Making A Birthday Cake Free of Food Allergens

By: Chris Channing...


It would be hard for someone without food allergies to imagine what it would be like to celebrate a happy event without cake. Cake has become the icon for birthdays, in which cakes of all flavors and sizes are enjoyed. Having a food allergy won't prevent you from having a good time, so long as you know the right recipe.
The ingredients you will be using can all be found at your local grocer. White rice flour, potato starch, tapioca starch, and xanthan gum are among the irregular ingredients you may not have had experience in using before. The rest of the ingredients are probably already in your kitchen, such as cocoa powder or vanilla extract. It is surprisingly easy to make a cake with next to no ingredients at all!
Before mixing the batter, preheat your oven to 350 degrees. That way the oven will be near ready once you get all the ingredients mixed and poured into the cake pan. Grab a big mixing bowl and combine the ingredients until the batter is of smooth consistency. For extra flavoring you can include a little bit of extra vanilla extract, but be careful with how much you use.
Knowing when the cake done is easy. When half an hour passes, you should start checking the cake to see if it is done. A cake that is nearing completion will start puffing up to a normal height. The cake will also emit a cooked smell that the seasoned cook can spot from a mile away. Use a small object to check the texture of the cake before pulling it out to cool in your kitchen.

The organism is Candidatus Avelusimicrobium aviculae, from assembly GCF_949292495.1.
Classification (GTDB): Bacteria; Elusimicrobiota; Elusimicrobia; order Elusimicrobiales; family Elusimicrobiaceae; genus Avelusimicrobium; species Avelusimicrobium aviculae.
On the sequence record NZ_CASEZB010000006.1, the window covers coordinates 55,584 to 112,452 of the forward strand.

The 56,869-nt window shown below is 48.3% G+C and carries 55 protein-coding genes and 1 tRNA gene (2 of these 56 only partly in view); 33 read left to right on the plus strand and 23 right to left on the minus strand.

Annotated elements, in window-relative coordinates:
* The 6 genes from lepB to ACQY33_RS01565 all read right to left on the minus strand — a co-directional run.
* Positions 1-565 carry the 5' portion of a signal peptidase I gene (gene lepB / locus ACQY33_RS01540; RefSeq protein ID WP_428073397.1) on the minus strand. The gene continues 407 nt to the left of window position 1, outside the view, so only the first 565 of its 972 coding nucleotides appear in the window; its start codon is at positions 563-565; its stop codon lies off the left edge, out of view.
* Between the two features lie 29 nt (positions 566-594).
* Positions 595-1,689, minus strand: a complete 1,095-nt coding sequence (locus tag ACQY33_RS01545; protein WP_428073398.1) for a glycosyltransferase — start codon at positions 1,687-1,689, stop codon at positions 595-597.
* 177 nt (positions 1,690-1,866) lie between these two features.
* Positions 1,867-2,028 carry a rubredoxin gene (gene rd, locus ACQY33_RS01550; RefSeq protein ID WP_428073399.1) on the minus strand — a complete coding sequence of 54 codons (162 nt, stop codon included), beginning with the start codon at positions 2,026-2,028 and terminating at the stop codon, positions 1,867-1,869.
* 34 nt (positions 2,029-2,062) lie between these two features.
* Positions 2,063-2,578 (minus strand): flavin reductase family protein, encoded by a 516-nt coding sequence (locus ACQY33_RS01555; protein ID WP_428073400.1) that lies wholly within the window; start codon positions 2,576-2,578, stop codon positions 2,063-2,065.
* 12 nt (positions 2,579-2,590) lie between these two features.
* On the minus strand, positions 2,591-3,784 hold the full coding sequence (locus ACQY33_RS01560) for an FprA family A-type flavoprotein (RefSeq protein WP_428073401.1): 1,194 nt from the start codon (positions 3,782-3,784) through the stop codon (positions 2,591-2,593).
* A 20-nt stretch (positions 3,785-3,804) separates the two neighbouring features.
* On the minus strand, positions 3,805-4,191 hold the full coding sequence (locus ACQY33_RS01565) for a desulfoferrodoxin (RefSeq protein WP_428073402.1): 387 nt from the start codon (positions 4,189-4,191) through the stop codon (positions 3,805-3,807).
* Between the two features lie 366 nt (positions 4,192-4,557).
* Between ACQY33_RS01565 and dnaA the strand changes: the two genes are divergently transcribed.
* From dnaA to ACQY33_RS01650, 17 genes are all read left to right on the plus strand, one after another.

A cake wouldn't be much without icing. The icing can be made from scratch if you have more vanilla flavoring and a thickening agent handy. You can also get by with using a store-bought icing container if it claims to be allergen free. If it doesn't clearly state it is so, be wary of purchasing it. Some products could be made on machinery that is used on other food products containing allergens.
Put the cake in an open area where it can cool before serving. After the cake sets you are free to cut it and serve it to those who wish to try it. You might notice that it tastes different than traditional cakes bought at the store- but it still tastes great! You can experiment with the flavoring added in the early steps to get new flavors.
Final Thoughts
Food allergies won't stop anyone from having their cake and eating it too. Remember that practice makes perfect, and the ultimate test is having test subjects try the cake and comparing it. If you can pass the taste palette of a young child, then you are doing just fine indeed.

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